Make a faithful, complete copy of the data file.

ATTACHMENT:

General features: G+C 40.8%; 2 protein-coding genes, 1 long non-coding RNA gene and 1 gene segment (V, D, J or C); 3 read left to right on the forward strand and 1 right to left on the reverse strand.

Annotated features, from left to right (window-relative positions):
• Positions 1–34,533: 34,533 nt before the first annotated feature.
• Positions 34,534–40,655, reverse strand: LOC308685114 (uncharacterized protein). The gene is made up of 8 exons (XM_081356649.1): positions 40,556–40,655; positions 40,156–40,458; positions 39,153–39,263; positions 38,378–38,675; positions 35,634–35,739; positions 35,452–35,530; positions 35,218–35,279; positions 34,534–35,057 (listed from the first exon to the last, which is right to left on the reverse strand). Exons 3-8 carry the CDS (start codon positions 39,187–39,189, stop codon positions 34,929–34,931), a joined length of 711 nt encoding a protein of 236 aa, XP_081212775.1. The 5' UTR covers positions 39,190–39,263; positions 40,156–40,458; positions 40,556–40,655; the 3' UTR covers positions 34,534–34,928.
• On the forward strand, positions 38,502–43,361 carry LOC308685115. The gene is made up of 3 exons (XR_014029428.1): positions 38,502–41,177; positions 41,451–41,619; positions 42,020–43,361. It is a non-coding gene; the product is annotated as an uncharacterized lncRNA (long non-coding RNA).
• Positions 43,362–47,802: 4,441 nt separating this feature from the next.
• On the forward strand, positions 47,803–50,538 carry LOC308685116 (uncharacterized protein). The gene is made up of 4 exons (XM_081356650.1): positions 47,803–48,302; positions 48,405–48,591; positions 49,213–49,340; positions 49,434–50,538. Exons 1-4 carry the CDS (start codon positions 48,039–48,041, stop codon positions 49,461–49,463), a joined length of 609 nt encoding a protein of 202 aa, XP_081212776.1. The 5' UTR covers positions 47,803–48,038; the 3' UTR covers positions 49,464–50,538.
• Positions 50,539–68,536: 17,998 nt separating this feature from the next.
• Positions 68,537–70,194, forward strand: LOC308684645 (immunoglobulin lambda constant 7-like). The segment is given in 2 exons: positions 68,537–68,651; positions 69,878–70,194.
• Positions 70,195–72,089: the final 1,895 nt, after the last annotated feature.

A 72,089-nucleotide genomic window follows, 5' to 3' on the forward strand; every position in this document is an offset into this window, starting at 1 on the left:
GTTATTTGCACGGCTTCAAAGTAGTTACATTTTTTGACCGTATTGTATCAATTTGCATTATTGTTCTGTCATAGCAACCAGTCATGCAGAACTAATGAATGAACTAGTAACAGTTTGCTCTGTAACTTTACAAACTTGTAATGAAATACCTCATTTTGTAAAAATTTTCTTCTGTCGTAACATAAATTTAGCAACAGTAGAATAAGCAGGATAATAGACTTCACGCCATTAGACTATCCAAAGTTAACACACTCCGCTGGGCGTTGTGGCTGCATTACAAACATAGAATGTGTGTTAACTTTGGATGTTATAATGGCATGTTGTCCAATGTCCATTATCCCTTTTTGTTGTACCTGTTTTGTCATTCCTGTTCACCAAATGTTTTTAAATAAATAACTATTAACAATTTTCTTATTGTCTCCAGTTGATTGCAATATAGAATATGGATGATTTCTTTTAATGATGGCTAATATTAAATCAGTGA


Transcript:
General features: G+C 40.8%; 2 protein-coding genes, 1 long non-coding RNA gene and 1 gene segment (V, D, J or C); 3 read left to right on the forward strand and 1 right to left on the reverse strand.

Annotated features, from left to right (window-relative positions):
• Positions 1–34,533: 34,533 nt before the first annotated feature.
• Positions 34,534–40,655, reverse strand: LOC308685114 (uncharacterized protein). The gene is made up of 8 exons (XM_081356649.1): positions 40,556–40,655; positions 40,156–40,458; positions 39,153–39,263; positions 38,378–38,675; positions 35,634–35,739; positions 35,452–35,530; positions 35,218–35,279; positions 34,534–35,057 (listed from the first exon to the last, which is right to left on the reverse strand). Exons 3-8 carry the CDS (start codon positions 39,187–39,189, stop codon positions 34,929–34,931), a joined length of 711 nt encoding a protein of 236 aa, XP_081212775.1. The 5' UTR covers positions 39,190–39,263; positions 40,156–40,458; positions 40,556–40,655; the 3' UTR covers positions 34,534–34,928.
• On the forward strand, positions 38,502–43,361 carry LOC308685115. The gene is made up of 3 exons (XR_014029428.1): positions 38,502–41,177; positions 41,451–41,619; positions 42,020–43,361. It is a non-coding gene; the product is annotated as an uncharacterized lncRNA (long non-coding RNA).
• Positions 43,362–47,802: 4,441 nt separating this feature from the next.
• On the forward strand, positions 47,803–50,538 carry LOC308685116 (uncharacterized protein). The gene is made up of 4 exons (XM_081356650.1): positions 47,803–48,302; positions 48,405–48,591; positions 49,213–49,340; positions 49,434–50,538. Exons 1-4 carry the CDS (start codon positions 48,039–48,041, stop codon positions 49,461–49,463), a joined length of 609 nt encoding a protein of 202 aa, XP_081212776.1. The 5' UTR covers positions 47,803–48,038; the 3' UTR covers positions 49,464–50,538.
• Positions 50,539–68,536: 17,998 nt separating this feature from the next.
• Positions 68,537–70,194, forward strand: LOC308684645 (immunoglobulin lambda constant 7-like). The segment is given in 2 exons: positions 68,537–68,651; positions 69,878–70,194.
• Positions 70,195–72,089: the final 1,895 nt, after the last annotated feature.

A 72,089-nucleotide genomic window follows, 5' to 3' on the forward strand; every position in this document is an offset into this window, starting at 1 on the left:
GTTATTTGCACGGCTTCAAAGTAGTTACATTTTTTGACCGTATTGTATCAATTTGCATTATTGTTCTGTCATAGCAACCAGTCATGCAGAACTAATGAATGAACTAGTAACAGTTTGCTCTGTAACTTTACAAACTTGTAATGAAATACCTCATTTTGTAAAAATTTTCTTCTGTCGTAACATAAATTTAGCAACAGTAGAATAAGCAGGATAATAGACTTCACGCCATTAGACTATCCAAAGTTAACACACTCCGCTGGGCGTTGTGGCTGCATTACAAACATAGAATGTGTGTTAACTTTGGATGTTATAATGGCATGTTGTCCAATGTCCATTATCCCTTTTTGTTGTACCTGTTTTGTCATTCCTGTTCACCAAATGTTTTTAAATAAATAACTATTAACAATTTTCTTATTGTCTCCAGTTGATTGCAATATAGAATATGGATGATTTCTTTTAATGATGGCTAATATTAAATCAGTGA